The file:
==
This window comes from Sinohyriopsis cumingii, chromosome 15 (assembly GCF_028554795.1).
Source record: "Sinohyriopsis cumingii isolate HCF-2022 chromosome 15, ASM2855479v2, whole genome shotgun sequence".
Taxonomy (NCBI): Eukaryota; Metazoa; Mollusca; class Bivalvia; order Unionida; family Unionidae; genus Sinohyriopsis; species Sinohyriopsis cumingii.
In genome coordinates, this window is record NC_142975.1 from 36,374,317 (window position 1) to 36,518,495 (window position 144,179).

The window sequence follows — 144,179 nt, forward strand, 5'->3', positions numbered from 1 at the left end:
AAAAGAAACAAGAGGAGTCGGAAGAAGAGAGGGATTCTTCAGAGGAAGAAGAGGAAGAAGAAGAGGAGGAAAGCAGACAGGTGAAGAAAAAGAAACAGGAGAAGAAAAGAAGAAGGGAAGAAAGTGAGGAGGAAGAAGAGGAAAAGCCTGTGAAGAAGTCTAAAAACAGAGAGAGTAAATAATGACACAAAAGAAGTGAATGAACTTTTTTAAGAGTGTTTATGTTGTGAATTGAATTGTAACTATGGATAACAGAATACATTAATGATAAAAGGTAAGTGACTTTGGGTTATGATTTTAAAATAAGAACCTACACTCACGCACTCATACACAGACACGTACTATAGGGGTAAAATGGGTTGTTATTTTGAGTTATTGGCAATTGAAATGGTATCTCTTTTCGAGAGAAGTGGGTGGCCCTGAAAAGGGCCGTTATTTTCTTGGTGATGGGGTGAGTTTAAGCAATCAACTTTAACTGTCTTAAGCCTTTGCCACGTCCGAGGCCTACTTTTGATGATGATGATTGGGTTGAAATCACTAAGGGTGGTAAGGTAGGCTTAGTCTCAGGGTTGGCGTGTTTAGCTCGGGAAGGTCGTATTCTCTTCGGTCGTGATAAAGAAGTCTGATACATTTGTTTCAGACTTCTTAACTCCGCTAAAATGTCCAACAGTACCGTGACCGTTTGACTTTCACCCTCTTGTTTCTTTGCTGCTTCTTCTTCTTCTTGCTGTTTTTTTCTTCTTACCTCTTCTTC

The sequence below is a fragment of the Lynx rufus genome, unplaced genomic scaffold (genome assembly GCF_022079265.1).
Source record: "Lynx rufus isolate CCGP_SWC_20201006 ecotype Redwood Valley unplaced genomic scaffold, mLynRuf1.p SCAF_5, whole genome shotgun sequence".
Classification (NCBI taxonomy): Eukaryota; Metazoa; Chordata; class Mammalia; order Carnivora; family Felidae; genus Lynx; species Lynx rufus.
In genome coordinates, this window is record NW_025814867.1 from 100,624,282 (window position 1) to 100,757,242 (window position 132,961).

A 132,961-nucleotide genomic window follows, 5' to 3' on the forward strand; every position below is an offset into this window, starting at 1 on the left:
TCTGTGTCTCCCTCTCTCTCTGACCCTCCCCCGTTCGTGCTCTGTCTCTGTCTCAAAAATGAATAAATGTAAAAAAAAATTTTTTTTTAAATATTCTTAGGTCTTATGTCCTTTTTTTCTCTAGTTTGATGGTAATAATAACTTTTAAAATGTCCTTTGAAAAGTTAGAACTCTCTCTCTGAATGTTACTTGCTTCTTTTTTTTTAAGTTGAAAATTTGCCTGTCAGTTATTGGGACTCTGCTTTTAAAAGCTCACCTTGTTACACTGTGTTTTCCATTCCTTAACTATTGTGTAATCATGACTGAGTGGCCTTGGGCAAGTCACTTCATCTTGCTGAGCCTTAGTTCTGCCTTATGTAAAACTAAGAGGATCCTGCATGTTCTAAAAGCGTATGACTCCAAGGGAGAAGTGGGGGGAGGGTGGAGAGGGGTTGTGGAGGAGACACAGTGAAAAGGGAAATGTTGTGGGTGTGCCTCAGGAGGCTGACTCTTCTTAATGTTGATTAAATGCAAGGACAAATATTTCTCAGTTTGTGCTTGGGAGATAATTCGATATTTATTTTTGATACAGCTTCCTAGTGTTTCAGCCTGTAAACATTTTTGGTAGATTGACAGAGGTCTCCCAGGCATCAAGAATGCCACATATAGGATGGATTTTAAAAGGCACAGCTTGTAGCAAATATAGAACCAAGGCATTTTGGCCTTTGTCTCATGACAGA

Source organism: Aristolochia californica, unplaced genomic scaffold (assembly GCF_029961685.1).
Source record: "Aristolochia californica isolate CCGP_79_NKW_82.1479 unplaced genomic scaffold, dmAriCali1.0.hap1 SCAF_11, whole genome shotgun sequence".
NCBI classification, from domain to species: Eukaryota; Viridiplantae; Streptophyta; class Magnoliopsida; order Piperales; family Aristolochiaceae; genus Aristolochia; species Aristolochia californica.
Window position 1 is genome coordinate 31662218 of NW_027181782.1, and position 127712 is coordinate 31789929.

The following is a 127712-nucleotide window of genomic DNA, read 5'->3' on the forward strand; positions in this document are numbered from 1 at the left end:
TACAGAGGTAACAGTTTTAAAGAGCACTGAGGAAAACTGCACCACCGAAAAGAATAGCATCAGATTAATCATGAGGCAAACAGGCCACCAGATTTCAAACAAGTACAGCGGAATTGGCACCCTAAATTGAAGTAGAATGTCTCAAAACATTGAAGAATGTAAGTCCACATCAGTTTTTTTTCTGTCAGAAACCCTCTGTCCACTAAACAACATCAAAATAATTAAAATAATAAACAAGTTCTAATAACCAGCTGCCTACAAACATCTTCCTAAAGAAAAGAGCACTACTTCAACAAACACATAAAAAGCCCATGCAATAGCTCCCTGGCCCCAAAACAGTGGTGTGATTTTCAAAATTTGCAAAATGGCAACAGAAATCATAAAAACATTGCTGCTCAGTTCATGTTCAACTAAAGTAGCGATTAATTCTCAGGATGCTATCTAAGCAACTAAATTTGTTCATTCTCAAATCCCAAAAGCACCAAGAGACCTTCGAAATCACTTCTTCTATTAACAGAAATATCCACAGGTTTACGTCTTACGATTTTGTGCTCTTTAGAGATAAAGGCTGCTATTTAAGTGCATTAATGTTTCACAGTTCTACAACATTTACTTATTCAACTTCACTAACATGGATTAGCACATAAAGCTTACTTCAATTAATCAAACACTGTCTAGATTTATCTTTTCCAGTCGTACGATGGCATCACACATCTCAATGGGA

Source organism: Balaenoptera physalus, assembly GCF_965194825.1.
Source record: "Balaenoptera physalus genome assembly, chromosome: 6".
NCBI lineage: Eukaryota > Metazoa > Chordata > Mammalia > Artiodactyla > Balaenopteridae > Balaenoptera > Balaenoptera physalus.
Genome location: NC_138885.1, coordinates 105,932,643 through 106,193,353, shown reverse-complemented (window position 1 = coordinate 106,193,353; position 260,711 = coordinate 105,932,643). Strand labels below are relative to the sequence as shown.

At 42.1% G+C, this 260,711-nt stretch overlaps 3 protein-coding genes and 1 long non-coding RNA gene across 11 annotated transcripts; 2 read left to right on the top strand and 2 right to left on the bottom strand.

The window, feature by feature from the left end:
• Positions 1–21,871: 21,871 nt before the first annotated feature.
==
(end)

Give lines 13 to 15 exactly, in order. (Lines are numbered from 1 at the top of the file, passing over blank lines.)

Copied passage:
Source organism: Aristolochia californica, unplaced genomic scaffold (assembly GCF_029961685.1).
Source record: "Aristolochia californica isolate CCGP_79_NKW_82.1479 unplaced genomic scaffold, dmAriCali1.0.hap1 SCAF_11, whole genome shotgun sequence".
NCBI classification, from domain to species: Eukaryota; Viridiplantae; Streptophyta; class Magnoliopsida; order Piperales; family Aristolochiaceae; genus Aristolochia; species Aristolochia californica.